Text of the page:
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Carmen Rubio never imagined running for public office.
“I wasn’t sure I would have access in the same way that traditional candidates have access,” says Rubio, the executive director of the Portland nonprofit Latino Network. She says she was deterred by Portland voters’ history of electing well-financed candidates—mostly white men—as city commissioners.
But then Portland approved a new public campaign financing program: Open and Accountable Elections (OAE), a system built to give all politically minded Portlanders a fair shot at winning a local election.
To qualify for OAE, candidates for city council must first collect contributions from 250 Portlanders, each of whom has donated less than $250 to the candidate’s campaign. (The number of contributions doubles to 500 if the candidate is running for mayor.) At that point, the city will match all previous and future campaign donations up to $50 at a six-to-one rate, using money from the city’s general fund. That means if a candidate collects 500 contributions of $25, the city will turn their $12,500 total into $75,000. (The city will only match the first donation an individual makes to a candidate.) Candidates participating in the May 2020 primary election will be the first to be allowed to use OAE.
The potential financing boost provided by OAE was enough to change Rubio’s mind about running: In early July, she became the first candidate to announce her run for city council, crediting OAE as a motivating factor. She’s one of several candidates hoping to replace outgoing Commissioner Amanda Fritz, who brought the idea of OAE to City Council in 2016.
“Open and Accountable Elections allows me to be competitive,” says Rubio. “And it puts voters—not donors—squarely in the center of my campaign.”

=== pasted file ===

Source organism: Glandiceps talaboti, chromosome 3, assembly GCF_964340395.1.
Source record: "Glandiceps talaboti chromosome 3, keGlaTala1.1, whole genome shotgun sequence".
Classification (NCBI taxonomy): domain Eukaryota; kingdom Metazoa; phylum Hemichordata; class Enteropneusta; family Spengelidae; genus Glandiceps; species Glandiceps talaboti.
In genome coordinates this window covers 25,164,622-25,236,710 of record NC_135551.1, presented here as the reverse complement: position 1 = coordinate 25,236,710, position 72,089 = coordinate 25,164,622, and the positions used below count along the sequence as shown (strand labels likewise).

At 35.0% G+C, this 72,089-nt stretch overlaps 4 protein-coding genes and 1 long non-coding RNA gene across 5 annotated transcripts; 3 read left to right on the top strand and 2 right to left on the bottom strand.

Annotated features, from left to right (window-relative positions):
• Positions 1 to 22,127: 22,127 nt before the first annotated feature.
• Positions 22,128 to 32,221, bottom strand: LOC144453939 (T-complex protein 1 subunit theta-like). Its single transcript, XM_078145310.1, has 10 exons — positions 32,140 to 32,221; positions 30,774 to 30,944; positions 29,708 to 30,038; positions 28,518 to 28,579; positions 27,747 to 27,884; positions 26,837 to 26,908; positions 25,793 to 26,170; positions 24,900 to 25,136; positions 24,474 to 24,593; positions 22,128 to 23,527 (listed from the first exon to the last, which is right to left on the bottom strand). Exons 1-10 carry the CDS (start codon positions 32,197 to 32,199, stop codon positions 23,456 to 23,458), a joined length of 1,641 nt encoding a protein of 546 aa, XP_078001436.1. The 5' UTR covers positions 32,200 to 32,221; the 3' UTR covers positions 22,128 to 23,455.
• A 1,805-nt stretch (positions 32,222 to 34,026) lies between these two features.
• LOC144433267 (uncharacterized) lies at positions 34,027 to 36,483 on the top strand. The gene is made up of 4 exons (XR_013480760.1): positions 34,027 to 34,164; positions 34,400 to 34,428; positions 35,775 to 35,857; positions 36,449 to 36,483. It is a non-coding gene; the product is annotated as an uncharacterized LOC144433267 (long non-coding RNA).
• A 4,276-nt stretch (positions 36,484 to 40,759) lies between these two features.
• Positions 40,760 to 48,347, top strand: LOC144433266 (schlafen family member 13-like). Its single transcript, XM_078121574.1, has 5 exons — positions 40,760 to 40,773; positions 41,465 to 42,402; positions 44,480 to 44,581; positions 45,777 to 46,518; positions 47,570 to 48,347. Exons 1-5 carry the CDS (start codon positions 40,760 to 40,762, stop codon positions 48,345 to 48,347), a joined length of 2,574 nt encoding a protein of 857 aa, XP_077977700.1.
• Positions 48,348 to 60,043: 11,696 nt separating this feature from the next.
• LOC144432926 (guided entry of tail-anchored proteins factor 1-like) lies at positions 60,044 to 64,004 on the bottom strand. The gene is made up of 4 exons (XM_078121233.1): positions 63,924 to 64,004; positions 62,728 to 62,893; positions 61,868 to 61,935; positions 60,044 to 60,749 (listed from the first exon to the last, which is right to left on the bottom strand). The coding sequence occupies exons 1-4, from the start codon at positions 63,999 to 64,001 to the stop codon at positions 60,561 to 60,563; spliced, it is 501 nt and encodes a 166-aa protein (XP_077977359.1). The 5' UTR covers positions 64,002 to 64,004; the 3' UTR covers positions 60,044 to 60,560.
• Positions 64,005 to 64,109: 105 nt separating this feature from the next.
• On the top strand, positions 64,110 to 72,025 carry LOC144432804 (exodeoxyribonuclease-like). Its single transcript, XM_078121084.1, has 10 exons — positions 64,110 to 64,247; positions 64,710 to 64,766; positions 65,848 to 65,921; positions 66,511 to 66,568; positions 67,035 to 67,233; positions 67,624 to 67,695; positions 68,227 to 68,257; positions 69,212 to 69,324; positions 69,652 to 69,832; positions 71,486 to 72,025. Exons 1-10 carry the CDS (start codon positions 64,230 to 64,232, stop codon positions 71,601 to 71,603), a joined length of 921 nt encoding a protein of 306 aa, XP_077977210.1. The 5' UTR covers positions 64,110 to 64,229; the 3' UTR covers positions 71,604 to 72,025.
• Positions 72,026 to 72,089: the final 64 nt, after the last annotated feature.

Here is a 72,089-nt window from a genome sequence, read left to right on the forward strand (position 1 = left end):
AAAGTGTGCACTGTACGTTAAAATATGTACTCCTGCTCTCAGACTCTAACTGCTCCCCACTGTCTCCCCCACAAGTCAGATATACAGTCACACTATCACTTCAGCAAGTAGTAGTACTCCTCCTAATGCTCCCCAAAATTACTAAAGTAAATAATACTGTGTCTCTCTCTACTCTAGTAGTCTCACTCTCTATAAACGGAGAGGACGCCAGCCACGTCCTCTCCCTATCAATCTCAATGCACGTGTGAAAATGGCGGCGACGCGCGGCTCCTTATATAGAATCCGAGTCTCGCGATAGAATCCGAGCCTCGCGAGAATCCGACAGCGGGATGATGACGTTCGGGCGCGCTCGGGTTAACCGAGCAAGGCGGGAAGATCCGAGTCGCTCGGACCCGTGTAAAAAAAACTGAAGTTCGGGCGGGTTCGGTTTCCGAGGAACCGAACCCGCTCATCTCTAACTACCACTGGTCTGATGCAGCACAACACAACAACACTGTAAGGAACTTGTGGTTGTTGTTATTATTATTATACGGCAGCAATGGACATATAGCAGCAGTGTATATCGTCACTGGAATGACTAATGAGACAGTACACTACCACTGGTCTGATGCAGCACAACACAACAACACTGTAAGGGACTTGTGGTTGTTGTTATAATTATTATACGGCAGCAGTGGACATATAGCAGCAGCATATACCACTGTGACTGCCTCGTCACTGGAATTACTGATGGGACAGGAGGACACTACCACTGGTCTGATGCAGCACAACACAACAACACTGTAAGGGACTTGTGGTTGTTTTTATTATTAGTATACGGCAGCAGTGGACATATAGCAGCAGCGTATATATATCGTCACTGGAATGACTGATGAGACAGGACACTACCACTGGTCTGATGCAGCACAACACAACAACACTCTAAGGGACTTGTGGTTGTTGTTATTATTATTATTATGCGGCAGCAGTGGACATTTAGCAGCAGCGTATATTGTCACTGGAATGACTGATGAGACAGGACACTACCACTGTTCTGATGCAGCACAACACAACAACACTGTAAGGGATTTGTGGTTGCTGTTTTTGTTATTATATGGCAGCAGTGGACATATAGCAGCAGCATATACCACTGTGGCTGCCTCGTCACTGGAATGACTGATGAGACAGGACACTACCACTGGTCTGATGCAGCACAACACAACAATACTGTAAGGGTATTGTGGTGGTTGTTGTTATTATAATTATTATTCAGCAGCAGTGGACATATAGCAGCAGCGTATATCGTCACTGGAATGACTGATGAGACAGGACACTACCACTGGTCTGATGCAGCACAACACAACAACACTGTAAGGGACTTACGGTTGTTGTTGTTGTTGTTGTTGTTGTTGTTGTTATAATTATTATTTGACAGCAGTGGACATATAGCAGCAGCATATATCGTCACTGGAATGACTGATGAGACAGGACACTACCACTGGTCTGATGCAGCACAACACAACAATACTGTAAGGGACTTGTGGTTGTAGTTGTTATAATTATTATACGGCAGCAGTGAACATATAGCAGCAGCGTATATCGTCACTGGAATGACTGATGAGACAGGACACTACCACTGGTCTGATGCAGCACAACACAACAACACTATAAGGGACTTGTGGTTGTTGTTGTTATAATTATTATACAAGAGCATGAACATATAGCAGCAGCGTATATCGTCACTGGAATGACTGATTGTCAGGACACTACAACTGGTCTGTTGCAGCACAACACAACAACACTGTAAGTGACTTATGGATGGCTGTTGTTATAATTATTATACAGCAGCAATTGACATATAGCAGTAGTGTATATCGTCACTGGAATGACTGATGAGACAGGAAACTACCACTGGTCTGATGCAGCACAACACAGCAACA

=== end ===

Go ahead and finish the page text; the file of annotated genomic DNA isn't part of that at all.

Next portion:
Rubio is one of five candidates who have already registered to participate in OAE—and more have signaled their intent. Registering isn’t a guarantee that an individual will actually raise enough money to qualify for OAE, but it’s given the city an idea of what kind of participation to expect.
For OAE staff, candidates’ early engagement with the program is a positive sign, indicating that Portlanders want a more equitable way to run for office. But with eight months until Election Day, they also worry the program may be a victim of its own success. If more than two or three candidates participate, OAE’s small budget might bottom out—forcing the city to renege on its financial promises to candidates. While City Council has an opportunity to bulk up the OAE budget this fall, it’s still not clear if enough commissioners believe the program is worth investing in.
For people who support local campaign finance reform, the stakes are high.
“I don’t want to see this fail,” says Commissioner Nick Fish. “It could be the last chance we have to have publicly financed elections.”
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